Balckwell Manifesto #4 – January, 2021

I find that I spend much less time nowadays thinking of my past. It used to be that I would spend hours of days recreating past circumstances, trying to return to my mind those lost emotions – emotions which felt so much more real than their present counterparts, due to their being frozen in time, encased in an immovable bubble that provided them solidity and clarity, as opposed to the malleability and transience that characterizes the here and now. My past is, in essence, a work of fiction, that I may read at my own leisure, while my current life is a manuscript, a work-in-progress, the writing of which brings with it the struggle and pain of creation. I am, these days, more of a writer than a reader, if you will. I remain an avid reader, but now I read not so much for escape but for inspiration. I read because the more I allow beautiful words and ideas into my mind, the more it becomes a rich, flowering garden, from which I may pluck delicious fruits as I laze within its luxurious grounds – fruits that provide the foundations for Works of which I will one day be so fond.

As it stands right now, these Works are but a pain in my side, a bee in my bonnet, and a sword in my back. My goal is to become one of the greatest writers to ever live. This is, of course, pure vanity. I often say that I lack ambition, but I find that I must now reveal the truth, which is that I aspire to a glory so high and vaunted as to possibly not even exist. Perhaps it is as they say, and the Age of the Novel is over. If this is the case, so be it. This fact changes nothing of the ferocity with which I approach my mission. In fact, its impossibility only increases its honour in my eyes.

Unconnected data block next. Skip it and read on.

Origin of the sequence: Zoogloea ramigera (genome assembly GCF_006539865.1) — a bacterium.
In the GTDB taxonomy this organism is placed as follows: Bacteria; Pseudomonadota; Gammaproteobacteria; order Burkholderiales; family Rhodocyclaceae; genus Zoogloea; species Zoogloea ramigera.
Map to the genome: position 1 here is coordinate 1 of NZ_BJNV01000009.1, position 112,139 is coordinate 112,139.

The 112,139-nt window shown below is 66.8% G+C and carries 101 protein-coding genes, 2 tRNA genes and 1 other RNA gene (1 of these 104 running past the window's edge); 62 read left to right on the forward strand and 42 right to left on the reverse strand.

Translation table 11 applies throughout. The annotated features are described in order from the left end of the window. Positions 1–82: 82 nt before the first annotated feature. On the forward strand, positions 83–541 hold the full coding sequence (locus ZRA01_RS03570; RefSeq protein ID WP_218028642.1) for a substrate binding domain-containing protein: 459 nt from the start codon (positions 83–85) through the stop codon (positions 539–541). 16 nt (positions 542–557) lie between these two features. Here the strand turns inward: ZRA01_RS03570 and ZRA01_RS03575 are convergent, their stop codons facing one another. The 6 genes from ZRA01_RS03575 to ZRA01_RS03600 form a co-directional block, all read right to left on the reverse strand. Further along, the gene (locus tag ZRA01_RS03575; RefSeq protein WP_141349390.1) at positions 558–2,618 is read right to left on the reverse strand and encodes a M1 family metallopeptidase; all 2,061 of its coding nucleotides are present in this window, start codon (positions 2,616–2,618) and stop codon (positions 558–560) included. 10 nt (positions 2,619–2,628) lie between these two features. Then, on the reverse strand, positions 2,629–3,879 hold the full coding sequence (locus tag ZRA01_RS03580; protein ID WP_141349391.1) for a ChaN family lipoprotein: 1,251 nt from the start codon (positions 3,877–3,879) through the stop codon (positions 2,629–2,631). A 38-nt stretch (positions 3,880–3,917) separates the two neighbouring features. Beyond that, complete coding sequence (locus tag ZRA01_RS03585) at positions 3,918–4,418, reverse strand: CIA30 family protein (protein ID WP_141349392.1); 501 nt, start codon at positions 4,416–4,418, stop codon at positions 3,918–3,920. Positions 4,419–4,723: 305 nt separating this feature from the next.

I am a writer of novels. It is not my job; it is not my hobby. It is my vocation. I would not go as far as to say that it is what I am best at; instead, I would say that it is the only thing I am capable of doing. Over the years of my life, it has become increasingly clear to me that any other course is impossible. This is not to say that in some alternative reality, such courses may not have made me happy, or been met with success. In certain circumstances, I am sure that I could competently perform a wide variety of activities. However, in the specific circumstances that make up my existence on this planet, at this time in its lifespan, all these courses are closed to me. It is nothing about my social or economic position that bars me; it is instead some aspect of my own mind. Perhaps it has been poisoned, or perhaps it alone contains an antidote that frees me from other poisons – either way, due to what 19th century doctors might describe as my “nervous disorder,” or 21st century psychologists might describe as my “mental illness,” I find myself woefully ill-prepared for the lifestyle that many might term “normal.” For many years, I blamed this on my own stupidity.

Well, the words that we use inside of our head have immense power, and this word “stupidity” brought with it a self-restraining paralysis that was of no use to anybody, least of all myself. Nowadays, I choose not to call myself stupid. I do not call myself anything at all. I simply accept that I am the way that I am, and repeat to myself the adage: “It takes all kinds to make the world go round.” My kind, I admit, is one whose usefulness for maintaining the rotation of the Earth is difficult to recognize, but I, like many others, take the word ‘all’ to mean ‘each and every one,’ and logically speaking, this must necessarily include my kind as well.